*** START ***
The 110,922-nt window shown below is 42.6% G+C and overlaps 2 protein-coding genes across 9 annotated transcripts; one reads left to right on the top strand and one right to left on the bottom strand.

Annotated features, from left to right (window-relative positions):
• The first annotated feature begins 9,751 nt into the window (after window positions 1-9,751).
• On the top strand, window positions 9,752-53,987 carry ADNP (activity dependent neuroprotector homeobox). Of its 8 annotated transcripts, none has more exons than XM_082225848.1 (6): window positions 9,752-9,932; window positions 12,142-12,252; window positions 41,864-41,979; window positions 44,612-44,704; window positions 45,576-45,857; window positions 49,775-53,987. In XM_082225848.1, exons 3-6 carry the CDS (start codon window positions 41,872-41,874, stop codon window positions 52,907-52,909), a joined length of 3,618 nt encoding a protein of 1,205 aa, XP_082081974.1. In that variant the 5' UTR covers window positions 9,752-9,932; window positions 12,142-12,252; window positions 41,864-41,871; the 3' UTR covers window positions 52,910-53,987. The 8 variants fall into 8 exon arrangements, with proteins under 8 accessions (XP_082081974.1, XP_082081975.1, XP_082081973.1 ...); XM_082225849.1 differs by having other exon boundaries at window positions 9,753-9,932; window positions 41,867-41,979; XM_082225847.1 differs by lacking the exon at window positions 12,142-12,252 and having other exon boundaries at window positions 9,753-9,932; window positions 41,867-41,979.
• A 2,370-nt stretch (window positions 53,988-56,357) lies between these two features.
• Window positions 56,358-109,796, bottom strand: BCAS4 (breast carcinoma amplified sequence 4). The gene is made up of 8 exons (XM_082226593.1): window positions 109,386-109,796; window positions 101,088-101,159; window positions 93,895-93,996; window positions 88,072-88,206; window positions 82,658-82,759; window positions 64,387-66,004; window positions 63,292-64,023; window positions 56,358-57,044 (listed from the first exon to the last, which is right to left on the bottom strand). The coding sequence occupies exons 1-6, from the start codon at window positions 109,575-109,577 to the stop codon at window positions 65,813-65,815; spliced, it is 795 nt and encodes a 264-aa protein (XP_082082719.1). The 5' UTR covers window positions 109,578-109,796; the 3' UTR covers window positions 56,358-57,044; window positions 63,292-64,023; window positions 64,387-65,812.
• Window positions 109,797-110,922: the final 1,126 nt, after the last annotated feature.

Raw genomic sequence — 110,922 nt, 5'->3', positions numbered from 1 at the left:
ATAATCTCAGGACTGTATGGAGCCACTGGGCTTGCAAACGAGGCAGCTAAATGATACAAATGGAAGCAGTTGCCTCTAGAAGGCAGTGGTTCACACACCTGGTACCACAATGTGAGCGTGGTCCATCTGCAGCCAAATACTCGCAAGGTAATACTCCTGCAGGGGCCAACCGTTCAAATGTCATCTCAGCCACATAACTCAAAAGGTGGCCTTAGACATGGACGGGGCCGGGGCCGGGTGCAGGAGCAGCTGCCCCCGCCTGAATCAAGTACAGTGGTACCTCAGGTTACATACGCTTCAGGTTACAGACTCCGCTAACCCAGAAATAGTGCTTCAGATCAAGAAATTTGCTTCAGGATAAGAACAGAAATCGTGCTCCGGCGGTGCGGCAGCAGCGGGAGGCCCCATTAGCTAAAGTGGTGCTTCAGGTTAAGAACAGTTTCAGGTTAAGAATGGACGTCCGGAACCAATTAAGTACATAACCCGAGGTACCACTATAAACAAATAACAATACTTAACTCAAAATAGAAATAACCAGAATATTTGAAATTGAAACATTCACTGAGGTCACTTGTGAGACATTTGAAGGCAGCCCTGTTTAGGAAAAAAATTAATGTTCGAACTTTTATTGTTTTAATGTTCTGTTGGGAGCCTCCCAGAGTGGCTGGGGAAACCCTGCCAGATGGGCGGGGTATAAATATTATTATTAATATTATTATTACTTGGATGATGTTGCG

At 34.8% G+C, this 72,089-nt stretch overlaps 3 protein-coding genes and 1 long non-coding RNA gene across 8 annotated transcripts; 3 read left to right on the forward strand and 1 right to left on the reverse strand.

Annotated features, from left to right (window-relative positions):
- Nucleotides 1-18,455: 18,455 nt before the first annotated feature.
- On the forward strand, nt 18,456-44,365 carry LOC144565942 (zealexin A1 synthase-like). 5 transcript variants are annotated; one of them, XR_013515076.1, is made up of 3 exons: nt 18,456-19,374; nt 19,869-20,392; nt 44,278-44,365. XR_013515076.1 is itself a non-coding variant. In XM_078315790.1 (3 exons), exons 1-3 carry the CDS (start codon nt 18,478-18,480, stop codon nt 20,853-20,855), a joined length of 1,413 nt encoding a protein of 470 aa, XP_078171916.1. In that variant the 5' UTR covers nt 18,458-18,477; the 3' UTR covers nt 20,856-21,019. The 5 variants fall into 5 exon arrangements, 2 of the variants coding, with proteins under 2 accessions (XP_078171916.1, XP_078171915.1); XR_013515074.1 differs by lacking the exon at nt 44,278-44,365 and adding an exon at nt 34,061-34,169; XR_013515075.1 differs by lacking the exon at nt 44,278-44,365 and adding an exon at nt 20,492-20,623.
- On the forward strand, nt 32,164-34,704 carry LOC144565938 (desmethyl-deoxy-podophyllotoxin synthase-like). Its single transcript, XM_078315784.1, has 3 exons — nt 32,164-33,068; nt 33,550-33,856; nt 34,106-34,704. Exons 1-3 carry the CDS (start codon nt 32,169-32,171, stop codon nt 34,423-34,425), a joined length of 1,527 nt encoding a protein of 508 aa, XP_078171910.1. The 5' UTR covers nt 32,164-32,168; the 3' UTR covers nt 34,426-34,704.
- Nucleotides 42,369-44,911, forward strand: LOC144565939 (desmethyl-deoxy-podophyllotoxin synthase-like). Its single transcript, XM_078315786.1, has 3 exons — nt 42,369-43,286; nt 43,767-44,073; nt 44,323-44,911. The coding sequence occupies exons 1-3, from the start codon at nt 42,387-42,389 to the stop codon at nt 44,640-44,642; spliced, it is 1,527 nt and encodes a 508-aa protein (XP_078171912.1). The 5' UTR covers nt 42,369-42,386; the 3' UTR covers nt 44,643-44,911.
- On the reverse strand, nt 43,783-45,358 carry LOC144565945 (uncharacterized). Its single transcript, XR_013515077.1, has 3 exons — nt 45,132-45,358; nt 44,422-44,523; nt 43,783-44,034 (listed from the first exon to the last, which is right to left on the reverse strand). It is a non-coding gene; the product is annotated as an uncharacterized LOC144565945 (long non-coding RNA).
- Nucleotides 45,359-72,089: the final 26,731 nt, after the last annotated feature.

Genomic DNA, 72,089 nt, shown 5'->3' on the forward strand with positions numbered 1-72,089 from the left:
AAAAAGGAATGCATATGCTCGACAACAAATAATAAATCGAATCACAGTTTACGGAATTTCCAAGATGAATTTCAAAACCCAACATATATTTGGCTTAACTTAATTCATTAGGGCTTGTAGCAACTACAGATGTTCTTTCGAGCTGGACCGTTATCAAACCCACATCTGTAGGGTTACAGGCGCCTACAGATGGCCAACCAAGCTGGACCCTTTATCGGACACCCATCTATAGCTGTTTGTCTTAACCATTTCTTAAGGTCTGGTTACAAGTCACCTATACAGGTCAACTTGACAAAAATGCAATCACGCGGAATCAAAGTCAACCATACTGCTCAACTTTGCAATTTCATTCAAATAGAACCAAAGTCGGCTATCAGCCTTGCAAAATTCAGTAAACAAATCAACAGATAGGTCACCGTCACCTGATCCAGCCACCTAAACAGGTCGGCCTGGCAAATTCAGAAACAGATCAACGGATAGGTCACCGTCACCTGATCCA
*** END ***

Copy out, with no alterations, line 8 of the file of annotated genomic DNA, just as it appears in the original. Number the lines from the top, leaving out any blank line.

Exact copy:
Raw genomic sequence — 110,922 nt, 5'->3', positions numbered from 1 at the left: